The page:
I’m not sure if these inputs are what you and others are looking for but hopefully it can help in any way possible.
November 21, 2022 at 2:52 pm #41460cubibobiParticipant
Thank you for your inputs.
First, a word about mundane dark things that may be happening in the world of the elite, those with ultra wealth and power. If that is the case then it shows the danger of ignorance of Buddha Dhamma on the mundane level, not knowing the consequences of actions, which may happen future lives.
Also, about guiding others (and in my case just one person), I notice something: this person appreciates the Pali words after understanding their meanings.
After establishing concepts of the big picture (the complex world of 31 realms with a rebirth process) and the mundane path (moral living, avoiding the 10 types of miccha ditthi), a person does appreciate learning Buddha Dhamma with Pali words after they grasp the meanings behind them. They may also come up with analogies of their own when learning key concepts.
Just a thought for someone who may be guiding others using the PD site.
November 21, 2022 at 8:08 pm #41463TripleGemStudentParticipant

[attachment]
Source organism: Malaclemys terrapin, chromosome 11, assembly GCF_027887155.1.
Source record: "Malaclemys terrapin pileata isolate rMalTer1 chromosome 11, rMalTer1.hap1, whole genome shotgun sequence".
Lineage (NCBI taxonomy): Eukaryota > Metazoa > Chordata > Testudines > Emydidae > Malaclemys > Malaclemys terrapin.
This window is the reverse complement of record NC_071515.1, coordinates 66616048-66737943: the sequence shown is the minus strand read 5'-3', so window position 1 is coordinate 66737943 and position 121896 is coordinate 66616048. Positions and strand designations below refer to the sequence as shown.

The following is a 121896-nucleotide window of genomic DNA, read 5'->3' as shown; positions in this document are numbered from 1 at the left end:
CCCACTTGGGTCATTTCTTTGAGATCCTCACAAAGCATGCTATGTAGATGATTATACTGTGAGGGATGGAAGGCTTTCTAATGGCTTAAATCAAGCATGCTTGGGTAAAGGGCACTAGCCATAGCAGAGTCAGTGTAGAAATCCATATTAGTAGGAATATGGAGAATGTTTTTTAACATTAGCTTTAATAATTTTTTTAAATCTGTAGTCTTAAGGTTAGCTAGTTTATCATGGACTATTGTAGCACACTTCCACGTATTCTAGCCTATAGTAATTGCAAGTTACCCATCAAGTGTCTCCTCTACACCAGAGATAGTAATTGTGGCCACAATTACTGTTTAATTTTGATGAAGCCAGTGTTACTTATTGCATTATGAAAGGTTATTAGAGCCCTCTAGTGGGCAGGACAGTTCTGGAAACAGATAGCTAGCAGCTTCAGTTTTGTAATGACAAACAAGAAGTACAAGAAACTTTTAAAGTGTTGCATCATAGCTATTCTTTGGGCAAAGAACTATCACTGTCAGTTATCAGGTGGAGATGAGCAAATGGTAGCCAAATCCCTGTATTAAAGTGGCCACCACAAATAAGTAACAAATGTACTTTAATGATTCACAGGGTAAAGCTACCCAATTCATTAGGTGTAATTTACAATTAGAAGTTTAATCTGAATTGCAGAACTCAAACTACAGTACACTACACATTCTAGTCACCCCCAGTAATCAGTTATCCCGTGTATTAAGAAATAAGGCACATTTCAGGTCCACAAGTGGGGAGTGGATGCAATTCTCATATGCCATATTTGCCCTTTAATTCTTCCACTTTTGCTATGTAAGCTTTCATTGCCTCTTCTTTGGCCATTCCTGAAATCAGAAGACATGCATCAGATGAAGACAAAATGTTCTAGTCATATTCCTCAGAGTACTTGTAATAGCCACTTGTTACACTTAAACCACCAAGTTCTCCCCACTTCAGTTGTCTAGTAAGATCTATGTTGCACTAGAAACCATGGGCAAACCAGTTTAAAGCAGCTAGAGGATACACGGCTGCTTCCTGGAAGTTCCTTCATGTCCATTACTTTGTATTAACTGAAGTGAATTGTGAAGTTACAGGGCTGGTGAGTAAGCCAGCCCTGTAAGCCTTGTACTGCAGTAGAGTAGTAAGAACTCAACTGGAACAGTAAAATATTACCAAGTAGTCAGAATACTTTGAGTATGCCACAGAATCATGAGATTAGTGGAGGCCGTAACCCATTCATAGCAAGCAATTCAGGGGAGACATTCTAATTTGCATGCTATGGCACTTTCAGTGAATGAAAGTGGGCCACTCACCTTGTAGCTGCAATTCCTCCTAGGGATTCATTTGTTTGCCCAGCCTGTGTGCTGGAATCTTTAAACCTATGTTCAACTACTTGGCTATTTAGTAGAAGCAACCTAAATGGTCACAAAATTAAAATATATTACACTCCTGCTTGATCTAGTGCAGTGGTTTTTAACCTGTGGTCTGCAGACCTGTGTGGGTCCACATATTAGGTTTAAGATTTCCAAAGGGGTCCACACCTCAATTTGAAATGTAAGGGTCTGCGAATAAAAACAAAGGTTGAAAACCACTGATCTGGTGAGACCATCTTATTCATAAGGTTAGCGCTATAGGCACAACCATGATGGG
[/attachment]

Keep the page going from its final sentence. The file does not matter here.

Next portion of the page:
“Also, about guiding others (and in my case just one person), I notice something: this person appreciates the Pali words after understanding their meanings.”
– This person really does have potential!
“After establishing concepts of the big picture (the complex world of 31 realms with a rebirth process) and the mundane path (moral living, avoiding the 10 types of miccha ditthi), a person does appreciate learning Buddha Dhamma with Pali words after they grasp the meanings behind them. They may also come up with analogies of their own when learning key concepts.”
– This has been my exact experience so far. After I started to appreciate learning Buddha Dhamma with Pali words, it’s has helped me tremendously on the path.
November 24, 2022 at 5:15 am #41486dosakkhayoParticipant
I just found the comment of anaññātaññassāmītindriya in Tipitaka.
November 28, 2022 at 12:03 am #41528namo0804Participant
Thank you for your efforts 🙏
Mettā to all beings…